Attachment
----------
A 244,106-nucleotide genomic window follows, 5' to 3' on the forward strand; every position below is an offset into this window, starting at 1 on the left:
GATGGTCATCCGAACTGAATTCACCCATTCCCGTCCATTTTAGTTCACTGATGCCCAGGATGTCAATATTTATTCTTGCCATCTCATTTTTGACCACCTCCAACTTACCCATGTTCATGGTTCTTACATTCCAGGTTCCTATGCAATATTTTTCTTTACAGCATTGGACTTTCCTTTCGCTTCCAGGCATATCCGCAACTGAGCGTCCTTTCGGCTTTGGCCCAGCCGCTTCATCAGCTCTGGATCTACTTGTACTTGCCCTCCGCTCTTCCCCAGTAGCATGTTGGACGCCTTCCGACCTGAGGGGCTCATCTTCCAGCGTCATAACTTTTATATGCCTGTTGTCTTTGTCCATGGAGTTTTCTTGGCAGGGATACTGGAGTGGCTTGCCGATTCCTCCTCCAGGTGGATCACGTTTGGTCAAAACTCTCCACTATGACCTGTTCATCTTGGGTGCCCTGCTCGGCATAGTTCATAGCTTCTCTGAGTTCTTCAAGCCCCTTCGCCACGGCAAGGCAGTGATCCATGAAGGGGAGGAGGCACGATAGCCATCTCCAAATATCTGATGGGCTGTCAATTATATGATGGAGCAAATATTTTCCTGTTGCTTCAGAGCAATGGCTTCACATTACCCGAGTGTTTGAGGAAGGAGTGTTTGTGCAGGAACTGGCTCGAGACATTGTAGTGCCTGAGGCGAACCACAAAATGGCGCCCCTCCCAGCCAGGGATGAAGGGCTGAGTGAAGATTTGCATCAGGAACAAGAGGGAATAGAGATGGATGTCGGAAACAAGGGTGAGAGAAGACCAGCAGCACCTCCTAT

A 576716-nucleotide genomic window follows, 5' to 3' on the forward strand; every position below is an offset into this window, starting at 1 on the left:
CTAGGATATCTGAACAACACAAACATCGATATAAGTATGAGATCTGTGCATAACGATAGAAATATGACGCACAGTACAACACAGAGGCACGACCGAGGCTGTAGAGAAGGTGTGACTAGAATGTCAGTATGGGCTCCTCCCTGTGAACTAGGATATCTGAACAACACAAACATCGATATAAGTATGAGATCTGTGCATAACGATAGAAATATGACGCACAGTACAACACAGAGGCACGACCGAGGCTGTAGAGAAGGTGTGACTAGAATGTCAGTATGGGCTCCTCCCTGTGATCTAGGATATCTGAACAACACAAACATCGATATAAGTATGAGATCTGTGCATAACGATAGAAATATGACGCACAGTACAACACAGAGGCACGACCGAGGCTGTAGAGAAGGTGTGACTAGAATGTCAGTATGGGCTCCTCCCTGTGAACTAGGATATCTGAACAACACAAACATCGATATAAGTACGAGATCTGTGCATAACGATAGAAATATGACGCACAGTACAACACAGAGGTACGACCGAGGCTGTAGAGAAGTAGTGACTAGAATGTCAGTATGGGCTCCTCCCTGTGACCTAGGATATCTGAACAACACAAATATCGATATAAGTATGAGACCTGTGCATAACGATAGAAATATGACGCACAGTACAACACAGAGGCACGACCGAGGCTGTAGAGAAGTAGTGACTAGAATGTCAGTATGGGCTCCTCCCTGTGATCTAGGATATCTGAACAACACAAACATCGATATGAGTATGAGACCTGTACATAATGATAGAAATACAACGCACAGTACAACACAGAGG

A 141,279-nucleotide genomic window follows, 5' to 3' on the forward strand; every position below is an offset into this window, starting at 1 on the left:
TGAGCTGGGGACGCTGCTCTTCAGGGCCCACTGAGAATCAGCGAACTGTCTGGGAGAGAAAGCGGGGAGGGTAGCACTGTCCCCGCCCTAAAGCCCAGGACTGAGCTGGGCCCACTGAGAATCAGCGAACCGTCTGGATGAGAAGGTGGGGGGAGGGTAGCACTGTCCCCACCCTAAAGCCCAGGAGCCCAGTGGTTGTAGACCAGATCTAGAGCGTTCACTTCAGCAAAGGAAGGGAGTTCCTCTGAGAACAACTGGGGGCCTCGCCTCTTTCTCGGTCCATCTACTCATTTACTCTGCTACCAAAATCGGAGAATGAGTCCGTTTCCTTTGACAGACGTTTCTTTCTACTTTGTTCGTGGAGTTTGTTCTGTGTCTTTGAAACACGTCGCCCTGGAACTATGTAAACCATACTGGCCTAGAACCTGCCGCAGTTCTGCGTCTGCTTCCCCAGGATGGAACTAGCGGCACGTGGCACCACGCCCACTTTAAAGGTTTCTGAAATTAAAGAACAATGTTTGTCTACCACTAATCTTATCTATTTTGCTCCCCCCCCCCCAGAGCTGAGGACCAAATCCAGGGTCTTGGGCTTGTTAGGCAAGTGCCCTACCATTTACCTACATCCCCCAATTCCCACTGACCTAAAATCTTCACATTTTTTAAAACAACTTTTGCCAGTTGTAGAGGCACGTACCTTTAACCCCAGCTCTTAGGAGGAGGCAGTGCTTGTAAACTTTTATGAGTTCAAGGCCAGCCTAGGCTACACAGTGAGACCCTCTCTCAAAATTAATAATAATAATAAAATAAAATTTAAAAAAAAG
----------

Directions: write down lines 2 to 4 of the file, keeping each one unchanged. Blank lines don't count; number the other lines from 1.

GATGGTCATCCGAACTGAATTCACCCATTCCCGTCCATTTTAGTTCACTGATGCCCAGGATGTCAATATTTATTCTTGCCATCTCATTTTTGACCACCTCCAACTTACCCATGTTCATGGTTCTTACATTCCAGGTTCCTATGCAATATTTTTCTTTACAGCATTGGACTTTCCTTTCGCTTCCAGGCATATCCGCAACTGAGCGTCCTTTCGGCTTTGGCCCAGCCGCTTCATCAGCTCTGGATCTACTTGTACTTGCCCTCCGCTCTTCCCCAGTAGCATGTTGGACGCCTTCCGACCTGAGGGGCTCATCTTCCAGCGTCATAACTTTTATATGCCTGTTGTCTTTGTCCATGGAGTTTTCTTGGCAGGGATACTGGAGTGGCTTGCCGATTCCTCCTCCAGGTGGATCACGTTTGGTCAAAACTCTCCACTATGACCTGTTCATCTTGGGTGCCCTGCTCGGCATAGTTCATAGCTTCTCTGAGTTCTTCAAGCCCCTTCGCCACGGCAAGGCAGTGATCCATGAAGGGGAGGAGGCACGATAGCCATCTCCAAATATCTGATGGGCTGTCAATTATATGATGGAGCAAATATTTTCCTGTTGCTTCAGAGCAATGGCTTCACATTACCCGAGTGTTTGAGGAAGGAGTGTTTGTGCAGGAACTGGCTCGAGACATTGTAGTGCCTGAGGCGAACCACAAAATGGCGCCCCTCCCAGCCAGGGATGAAGGGCTGAGTGAAGATTTGCATCAGGAACAAGAGGGAATAGAGATGGATGTCGGAAACAAGGGTGAGAGAAGACCAGCAGCACCTCCTAT

A 576716-nucleotide genomic window follows, 5' to 3' on the forward strand; every position below is an offset into this window, starting at 1 on the left:
CTAGGATATCTGAACAACACAAACATCGATATAAGTATGAGATCTGTGCATAACGATAGAAATATGACGCACAGTACAACACAGAGGCACGACCGAGGCTGTAGAGAAGGTGTGACTAGAATGTCAGTATGGGCTCCTCCCTGTGAACTAGGATATCTGAACAACACAAACATCGATATAAGTATGAGATCTGTGCATAACGATAGAAATATGACGCACAGTACAACACAGAGGCACGACCGAGGCTGTAGAGAAGGTGTGACTAGAATGTCAGTATGGGCTCCTCCCTGTGATCTAGGATATCTGAACAACACAAACATCGATATAAGTATGAGATCTGTGCATAACGATAGAAATATGACGCACAGTACAACACAGAGGCACGACCGAGGCTGTAGAGAAGGTGTGACTAGAATGTCAGTATGGGCTCCTCCCTGTGAACTAGGATATCTGAACAACACAAACATCGATATAAGTACGAGATCTGTGCATAACGATAGAAATATGACGCACAGTACAACACAGAGGTACGACCGAGGCTGTAGAGAAGTAGTGACTAGAATGTCAGTATGGGCTCCTCCCTGTGACCTAGGATATCTGAACAACACAAATATCGATATAAGTATGAGACCTGTGCATAACGATAGAAATATGACGCACAGTACAACACAGAGGCACGACCGAGGCTGTAGAGAAGTAGTGACTAGAATGTCAGTATGGGCTCCTCCCTGTGATCTAGGATATCTGAACAACACAAACATCGATATGAGTATGAGACCTGTACATAATGATAGAAATACAACGCACAGTACAACACAGAGG